"With great power comes great responsibility".
These players could be using this platform and momentum, but for every expectation we place on these public figures, surely we should be putting some on our own shoulders too?
They Can’t Do It Alone
We all have the potential to take this joy and sense of unity and apply it in our day to day life. Tap into the celebrations to motivate you and those around you. Sport can be a powerful catalyst, but your meaning and passion will determine the focal point of your energy. Sport can, even if temporarily, get people to set aside their differences. There is great potential to create meaning and change from that shift in mindset.
Pursuing a Common Purpose, With The Intention of Hope
The mindset of the Springbok team is one of hope. Taking the pressure of the World Cup and turning it from a burden to one of privilege. Rassie Erasmus said:
“Hope is when you play well. And people watch the game on a Saturday and feel good afterwards. No matter your political or religious differences, for those 80 minutes, you agree”.
Creating Opportunity Through Consistent Growth and Momentum
You never know when your investment in someone else will pay dividends. As Simon Sinek says:
“Don’t give to get. Give to inspire others to give”.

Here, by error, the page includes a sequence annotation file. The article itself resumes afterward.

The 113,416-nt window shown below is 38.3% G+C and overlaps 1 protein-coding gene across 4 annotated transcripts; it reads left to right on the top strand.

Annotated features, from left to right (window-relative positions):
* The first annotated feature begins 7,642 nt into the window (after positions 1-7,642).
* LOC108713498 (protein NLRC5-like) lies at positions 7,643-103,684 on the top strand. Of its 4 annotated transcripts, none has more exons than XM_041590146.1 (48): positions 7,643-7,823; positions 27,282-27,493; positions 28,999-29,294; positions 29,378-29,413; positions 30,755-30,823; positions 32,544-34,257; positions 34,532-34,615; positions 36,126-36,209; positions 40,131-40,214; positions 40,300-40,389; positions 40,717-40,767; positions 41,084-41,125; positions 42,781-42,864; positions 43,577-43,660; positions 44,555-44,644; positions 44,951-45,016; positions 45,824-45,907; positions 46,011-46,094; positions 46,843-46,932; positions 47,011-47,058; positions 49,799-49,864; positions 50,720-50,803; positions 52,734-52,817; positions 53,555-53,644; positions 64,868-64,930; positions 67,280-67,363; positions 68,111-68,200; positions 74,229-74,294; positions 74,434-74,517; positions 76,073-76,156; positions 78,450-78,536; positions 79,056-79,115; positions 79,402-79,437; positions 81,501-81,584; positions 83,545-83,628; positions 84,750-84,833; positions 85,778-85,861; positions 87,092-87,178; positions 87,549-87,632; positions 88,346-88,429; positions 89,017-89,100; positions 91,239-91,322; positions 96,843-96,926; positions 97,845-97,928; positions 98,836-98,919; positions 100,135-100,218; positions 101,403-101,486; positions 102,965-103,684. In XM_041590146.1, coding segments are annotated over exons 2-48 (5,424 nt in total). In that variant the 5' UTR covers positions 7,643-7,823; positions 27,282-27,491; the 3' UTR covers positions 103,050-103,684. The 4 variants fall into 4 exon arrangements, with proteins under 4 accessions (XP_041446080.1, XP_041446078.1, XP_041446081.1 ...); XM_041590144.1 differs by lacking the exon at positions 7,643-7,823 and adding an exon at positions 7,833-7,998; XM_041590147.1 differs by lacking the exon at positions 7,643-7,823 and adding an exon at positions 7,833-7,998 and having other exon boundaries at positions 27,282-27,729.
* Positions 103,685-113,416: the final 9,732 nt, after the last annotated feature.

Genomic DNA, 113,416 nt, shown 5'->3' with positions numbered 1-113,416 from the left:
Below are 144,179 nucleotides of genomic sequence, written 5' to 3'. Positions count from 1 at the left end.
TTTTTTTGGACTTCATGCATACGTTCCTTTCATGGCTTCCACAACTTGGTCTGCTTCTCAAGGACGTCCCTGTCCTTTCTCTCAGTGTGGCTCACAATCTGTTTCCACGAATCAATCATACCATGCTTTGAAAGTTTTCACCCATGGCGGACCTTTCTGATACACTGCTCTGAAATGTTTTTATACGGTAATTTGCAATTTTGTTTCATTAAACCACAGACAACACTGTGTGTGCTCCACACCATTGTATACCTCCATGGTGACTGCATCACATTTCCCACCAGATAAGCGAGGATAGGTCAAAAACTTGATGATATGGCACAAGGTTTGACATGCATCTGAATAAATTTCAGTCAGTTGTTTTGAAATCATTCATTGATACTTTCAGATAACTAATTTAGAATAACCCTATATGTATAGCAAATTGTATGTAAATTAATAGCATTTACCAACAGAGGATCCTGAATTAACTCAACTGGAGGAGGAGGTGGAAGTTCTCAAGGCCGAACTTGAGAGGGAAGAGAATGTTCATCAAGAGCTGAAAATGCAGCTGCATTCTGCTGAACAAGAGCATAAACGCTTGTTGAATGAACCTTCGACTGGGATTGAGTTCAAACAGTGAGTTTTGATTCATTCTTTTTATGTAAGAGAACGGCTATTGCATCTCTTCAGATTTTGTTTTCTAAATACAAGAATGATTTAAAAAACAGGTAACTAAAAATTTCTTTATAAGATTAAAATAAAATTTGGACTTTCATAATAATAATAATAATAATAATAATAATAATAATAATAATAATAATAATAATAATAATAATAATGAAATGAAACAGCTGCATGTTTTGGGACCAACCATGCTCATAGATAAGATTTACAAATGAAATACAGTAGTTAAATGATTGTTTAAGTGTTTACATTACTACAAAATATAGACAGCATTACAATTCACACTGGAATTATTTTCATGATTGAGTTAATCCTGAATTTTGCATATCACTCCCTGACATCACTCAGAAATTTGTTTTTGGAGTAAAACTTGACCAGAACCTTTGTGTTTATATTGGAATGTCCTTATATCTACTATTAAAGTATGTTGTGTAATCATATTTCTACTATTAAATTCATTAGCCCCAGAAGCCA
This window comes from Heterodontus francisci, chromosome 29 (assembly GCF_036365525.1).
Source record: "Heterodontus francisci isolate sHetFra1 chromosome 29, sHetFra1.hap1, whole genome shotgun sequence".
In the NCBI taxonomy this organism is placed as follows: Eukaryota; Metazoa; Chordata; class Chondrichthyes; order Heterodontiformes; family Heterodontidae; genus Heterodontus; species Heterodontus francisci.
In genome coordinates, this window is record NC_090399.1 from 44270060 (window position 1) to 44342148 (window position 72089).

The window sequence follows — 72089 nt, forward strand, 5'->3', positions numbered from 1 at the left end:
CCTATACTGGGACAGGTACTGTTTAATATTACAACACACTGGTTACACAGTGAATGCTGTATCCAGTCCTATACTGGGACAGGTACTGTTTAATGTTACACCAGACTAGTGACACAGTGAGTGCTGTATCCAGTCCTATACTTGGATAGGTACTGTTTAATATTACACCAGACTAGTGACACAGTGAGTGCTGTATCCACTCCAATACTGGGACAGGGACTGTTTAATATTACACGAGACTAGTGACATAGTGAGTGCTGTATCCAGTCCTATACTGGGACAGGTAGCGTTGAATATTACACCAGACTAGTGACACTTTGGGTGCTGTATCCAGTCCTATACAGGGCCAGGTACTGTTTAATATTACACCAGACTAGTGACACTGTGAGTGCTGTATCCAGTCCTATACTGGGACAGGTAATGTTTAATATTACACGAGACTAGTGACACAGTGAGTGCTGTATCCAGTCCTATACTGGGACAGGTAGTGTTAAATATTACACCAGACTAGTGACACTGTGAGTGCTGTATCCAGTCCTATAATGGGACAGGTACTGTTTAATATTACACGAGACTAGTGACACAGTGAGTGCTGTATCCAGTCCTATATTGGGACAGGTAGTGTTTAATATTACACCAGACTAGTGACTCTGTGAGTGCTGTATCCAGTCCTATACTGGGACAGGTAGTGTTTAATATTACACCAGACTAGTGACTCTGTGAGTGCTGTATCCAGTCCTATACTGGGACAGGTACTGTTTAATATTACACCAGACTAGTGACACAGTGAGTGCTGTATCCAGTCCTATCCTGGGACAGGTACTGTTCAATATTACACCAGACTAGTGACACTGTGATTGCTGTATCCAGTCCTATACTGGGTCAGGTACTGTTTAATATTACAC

The South African coach will be using his momentum from this win to ensure every level of the sport gets his attention, to use his win as an opportunity to continue making a difference.
It was his forward-thinking to award Siya Kolisi his first professional rugby position and look at the result! The South African captain said:
"You believed in me when I was still in school, I worked under you at Western Province & now we are sharing this moment forever!"
There was much criticism of the Springbok squad before the final, however, Rassie Erasmus stuck to his plan and inspired the team with his support and resolve. In doing so, he has been applauded for his people management and conduct off the field, not only the fact that they won. He showed he was a leader, by creating space for every person in the squad to be their best, whether a player or in the management team.
He gave his team a reason to win that was not about the trophy, it was about hope, it was about purpose, it was something greater than just the win. Many would say this was the complete opposite to the England team where Head Coach Eddie Jones said many times that their goal was "to be the best in the world."
Seizing The Opportunity From a Win & Taking Action
Everyone has the opportunity to take those principles showcased in successful sports teams to improve the lives of ourselves and those around us. This Springbok team can surely help motivate and inspire us, but should we wait for someone else to give us the ‘win’ to bring about change in our own lives?
Change starts with us!
Why should we wait for those sports stars or government-sponsored programmes to change the world? We may be waiting a long time if we are. What about looking around and seeing what we can change in ourselves everyday, so when the larger community catches up, we are prepared to go the distance together!
Now that the confetti is cleaned up, the news headlines are moving onto the next political scandal and watercooler gossip has returned to the latest TV series, how can you ensure the passion and unity shown during that 80 minute game continues?